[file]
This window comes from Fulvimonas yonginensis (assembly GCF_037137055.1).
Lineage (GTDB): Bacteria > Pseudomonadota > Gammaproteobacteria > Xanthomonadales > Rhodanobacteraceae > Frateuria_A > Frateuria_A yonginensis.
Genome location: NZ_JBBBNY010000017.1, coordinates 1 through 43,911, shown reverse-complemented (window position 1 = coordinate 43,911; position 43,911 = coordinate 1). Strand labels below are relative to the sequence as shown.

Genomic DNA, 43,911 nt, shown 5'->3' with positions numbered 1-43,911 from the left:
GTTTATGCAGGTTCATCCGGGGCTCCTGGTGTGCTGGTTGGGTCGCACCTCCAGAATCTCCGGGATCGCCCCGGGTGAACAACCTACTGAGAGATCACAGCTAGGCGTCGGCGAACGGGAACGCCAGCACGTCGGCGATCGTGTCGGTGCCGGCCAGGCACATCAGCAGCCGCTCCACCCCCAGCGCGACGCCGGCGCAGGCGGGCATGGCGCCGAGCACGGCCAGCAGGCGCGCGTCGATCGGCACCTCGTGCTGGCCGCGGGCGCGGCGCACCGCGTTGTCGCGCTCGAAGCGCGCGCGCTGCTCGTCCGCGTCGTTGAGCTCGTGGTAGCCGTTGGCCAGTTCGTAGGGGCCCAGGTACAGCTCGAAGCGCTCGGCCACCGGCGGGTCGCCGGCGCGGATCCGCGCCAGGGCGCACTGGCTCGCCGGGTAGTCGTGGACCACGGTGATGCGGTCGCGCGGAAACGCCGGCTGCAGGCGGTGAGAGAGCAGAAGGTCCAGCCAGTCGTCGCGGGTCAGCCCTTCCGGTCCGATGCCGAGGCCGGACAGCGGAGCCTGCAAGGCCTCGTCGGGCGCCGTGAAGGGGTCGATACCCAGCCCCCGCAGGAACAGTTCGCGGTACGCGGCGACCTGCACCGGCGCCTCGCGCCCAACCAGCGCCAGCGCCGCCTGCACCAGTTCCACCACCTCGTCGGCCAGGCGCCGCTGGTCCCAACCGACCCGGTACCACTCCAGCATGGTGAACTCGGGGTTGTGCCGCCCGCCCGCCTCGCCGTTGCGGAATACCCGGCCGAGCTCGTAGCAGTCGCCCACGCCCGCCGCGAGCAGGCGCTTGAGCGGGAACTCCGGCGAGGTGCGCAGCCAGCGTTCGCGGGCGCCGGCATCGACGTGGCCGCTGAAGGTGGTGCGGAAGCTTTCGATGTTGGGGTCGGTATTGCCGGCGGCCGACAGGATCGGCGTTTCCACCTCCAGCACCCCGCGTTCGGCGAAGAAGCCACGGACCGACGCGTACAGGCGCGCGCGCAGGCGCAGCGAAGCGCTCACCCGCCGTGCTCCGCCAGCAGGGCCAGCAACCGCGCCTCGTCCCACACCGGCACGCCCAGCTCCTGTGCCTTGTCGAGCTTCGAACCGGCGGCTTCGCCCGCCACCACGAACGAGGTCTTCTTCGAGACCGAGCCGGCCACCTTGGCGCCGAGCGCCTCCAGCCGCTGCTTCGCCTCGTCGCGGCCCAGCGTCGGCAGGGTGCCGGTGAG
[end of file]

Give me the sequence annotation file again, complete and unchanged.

This window comes from Fulvimonas yonginensis (assembly GCF_037137055.1).
Lineage (GTDB): Bacteria > Pseudomonadota > Gammaproteobacteria > Xanthomonadales > Rhodanobacteraceae > Frateuria_A > Frateuria_A yonginensis.
Genome location: NZ_JBBBNY010000017.1, coordinates 1 through 43,911, shown reverse-complemented (window position 1 = coordinate 43,911; position 43,911 = coordinate 1). Strand labels below are relative to the sequence as shown.

Genomic DNA, 43,911 nt, shown 5'->3' with positions numbered 1-43,911 from the left:
GTTTATGCAGGTTCATCCGGGGCTCCTGGTGTGCTGGTTGGGTCGCACCTCCAGAATCTCCGGGATCGCCCCGGGTGAACAACCTACTGAGAGATCACAGCTAGGCGTCGGCGAACGGGAACGCCAGCACGTCGGCGATCGTGTCGGTGCCGGCCAGGCACATCAGCAGCCGCTCCACCCCCAGCGCGACGCCGGCGCAGGCGGGCATGGCGCCGAGCACGGCCAGCAGGCGCGCGTCGATCGGCACCTCGTGCTGGCCGCGGGCGCGGCGCACCGCGTTGTCGCGCTCGAAGCGCGCGCGCTGCTCGTCCGCGTCGTTGAGCTCGTGGTAGCCGTTGGCCAGTTCGTAGGGGCCCAGGTACAGCTCGAAGCGCTCGGCCACCGGCGGGTCGCCGGCGCGGATCCGCGCCAGGGCGCACTGGCTCGCCGGGTAGTCGTGGACCACGGTGATGCGGTCGCGCGGAAACGCCGGCTGCAGGCGGTGAGAGAGCAGAAGGTCCAGCCAGTCGTCGCGGGTCAGCCCTTCCGGTCCGATGCCGAGGCCGGACAGCGGAGCCTGCAAGGCCTCGTCGGGCGCCGTGAAGGGGTCGATACCCAGCCCCCGCAGGAACAGTTCGCGGTACGCGGCGACCTGCACCGGCGCCTCGCGCCCAACCAGCGCCAGCGCCGCCTGCACCAGTTCCACCACCTCGTCGGCCAGGCGCCGCTGGTCCCAACCGACCCGGTACCACTCCAGCATGGTGAACTCGGGGTTGTGCCGCCCGCCCGCCTCGCCGTTGCGGAATACCCGGCCGAGCTCGTAGCAGTCGCCCACGCCCGCCGCGAGCAGGCGCTTGAGCGGGAACTCCGGCGAGGTGCGCAGCCAGCGTTCGCGGGCGCCGGCATCGACGTGGCCGCTGAAGGTGGTGCGGAAGCTTTCGATGTTGGGGTCGGTATTGCCGGCGGCCGACAGGATCGGCGTTTCCACCTCCAGCACCCCGCGTTCGGCGAAGAAGCCACGGACCGACGCGTACAGGCGCGCGCGCAGGCGCAGCGAAGCGCTCACCCGCCGTGCTCCGCCAGCAGGGCCAGCAACCGCGCCTCGTCCCACACCGGCACGCCCAGCTCCTGTGCCTTGTCGAGCTTCGAACCGGCGGCTTCGCCCGCCACCACGAACGAGGTCTTCTTCGAGACCGAGCCGGCCACCTTGGCGCCGAGCGCCTCCAGCCGCTGCTTCGCCTCGTCGCGGCCCAGCGTCGGCAGGGTGCCGGTGAG